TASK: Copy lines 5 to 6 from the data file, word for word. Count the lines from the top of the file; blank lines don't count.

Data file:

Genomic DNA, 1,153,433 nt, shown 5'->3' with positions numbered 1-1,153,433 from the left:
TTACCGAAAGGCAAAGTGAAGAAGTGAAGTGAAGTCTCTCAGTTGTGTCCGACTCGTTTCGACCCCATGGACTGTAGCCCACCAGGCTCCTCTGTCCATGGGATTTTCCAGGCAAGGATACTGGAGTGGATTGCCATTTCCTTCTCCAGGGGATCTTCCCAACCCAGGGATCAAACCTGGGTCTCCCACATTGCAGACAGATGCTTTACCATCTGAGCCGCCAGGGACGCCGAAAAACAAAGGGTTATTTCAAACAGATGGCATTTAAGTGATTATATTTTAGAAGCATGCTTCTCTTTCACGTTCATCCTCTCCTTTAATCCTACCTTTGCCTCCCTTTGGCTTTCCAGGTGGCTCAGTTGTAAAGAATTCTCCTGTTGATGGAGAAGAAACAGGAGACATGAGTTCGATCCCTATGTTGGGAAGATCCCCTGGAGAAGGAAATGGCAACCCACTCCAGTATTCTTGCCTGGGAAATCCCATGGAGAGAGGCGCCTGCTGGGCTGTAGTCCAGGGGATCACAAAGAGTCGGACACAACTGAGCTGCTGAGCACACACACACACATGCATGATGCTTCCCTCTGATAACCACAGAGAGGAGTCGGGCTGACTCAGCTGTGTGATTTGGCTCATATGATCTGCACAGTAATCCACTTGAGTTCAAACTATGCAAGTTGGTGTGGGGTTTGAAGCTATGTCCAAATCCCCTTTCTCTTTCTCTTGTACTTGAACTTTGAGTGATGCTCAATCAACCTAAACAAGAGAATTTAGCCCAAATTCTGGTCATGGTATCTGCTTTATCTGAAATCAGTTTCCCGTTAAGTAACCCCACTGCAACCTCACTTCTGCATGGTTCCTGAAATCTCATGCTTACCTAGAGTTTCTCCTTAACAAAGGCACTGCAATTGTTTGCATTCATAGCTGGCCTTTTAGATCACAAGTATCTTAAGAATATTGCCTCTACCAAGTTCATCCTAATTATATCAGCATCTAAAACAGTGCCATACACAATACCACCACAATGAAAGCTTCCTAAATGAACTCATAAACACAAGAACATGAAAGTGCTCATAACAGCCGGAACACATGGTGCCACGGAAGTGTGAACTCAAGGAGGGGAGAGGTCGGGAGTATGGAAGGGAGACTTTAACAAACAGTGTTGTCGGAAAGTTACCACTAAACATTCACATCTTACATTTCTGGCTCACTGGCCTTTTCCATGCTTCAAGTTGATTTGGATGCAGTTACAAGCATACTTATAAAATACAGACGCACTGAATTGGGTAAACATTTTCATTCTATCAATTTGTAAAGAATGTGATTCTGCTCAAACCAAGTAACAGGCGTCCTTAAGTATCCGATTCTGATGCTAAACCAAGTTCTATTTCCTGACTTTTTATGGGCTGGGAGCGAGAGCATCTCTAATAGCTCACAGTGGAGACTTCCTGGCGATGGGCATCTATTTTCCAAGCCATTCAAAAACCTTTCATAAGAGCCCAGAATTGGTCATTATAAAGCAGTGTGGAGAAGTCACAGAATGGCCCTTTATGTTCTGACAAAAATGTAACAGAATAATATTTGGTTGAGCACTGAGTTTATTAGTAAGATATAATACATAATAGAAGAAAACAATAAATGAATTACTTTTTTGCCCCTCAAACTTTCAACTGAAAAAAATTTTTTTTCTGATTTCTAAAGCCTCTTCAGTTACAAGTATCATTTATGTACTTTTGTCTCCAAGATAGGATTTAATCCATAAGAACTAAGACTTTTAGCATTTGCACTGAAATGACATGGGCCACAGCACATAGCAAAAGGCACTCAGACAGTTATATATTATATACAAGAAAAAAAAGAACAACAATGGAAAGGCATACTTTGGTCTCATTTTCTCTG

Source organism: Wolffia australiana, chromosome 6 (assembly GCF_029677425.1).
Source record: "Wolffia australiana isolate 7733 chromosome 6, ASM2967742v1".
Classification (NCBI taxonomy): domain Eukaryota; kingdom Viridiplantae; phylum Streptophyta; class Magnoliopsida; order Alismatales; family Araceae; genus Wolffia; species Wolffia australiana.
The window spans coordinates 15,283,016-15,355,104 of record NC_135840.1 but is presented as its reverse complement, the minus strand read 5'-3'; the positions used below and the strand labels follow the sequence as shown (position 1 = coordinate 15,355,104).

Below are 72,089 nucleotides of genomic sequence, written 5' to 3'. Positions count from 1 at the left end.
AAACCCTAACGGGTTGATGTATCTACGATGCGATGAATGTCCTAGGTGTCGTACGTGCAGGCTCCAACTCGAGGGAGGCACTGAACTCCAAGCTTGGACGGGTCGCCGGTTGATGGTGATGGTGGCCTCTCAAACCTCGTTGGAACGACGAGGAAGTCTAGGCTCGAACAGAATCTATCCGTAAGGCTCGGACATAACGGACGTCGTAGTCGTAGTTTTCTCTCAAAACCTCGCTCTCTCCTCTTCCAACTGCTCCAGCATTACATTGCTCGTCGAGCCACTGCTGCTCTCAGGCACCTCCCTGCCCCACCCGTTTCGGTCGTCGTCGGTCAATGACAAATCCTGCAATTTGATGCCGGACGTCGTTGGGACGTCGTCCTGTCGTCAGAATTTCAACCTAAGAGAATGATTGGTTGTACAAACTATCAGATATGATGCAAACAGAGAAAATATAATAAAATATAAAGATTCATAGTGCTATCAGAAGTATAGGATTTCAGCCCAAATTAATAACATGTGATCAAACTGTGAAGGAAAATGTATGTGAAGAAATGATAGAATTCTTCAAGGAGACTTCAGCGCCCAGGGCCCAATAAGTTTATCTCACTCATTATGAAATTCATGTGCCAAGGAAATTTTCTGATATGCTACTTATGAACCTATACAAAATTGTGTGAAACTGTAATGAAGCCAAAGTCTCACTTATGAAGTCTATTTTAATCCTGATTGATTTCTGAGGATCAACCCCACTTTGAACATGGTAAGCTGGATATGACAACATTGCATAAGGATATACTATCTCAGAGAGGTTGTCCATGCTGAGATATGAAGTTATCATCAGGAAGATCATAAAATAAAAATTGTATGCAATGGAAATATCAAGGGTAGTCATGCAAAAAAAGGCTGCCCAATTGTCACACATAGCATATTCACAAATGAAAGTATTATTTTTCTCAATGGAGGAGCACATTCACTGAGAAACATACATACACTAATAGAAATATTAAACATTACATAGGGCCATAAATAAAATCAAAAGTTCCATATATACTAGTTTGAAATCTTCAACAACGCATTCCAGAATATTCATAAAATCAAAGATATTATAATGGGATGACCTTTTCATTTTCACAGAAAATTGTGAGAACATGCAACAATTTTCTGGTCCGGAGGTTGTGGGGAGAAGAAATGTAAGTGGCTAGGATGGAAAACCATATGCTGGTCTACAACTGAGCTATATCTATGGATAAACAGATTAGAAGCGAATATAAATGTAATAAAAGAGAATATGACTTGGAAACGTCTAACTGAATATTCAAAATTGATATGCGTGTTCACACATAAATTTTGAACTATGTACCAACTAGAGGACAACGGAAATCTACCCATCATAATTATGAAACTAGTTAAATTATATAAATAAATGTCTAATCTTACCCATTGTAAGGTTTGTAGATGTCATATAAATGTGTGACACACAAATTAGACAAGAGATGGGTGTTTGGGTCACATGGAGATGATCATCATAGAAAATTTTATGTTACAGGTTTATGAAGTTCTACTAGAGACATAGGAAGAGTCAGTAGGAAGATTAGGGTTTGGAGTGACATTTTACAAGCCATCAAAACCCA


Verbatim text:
Classification (NCBI taxonomy): domain Eukaryota; kingdom Viridiplantae; phylum Streptophyta; class Magnoliopsida; order Alismatales; family Araceae; genus Wolffia; species Wolffia australiana.
The window spans coordinates 15,283,016-15,355,104 of record NC_135840.1 but is presented as its reverse complement, the minus strand read 5'-3'; the positions used below and the strand labels follow the sequence as shown (position 1 = coordinate 15,355,104).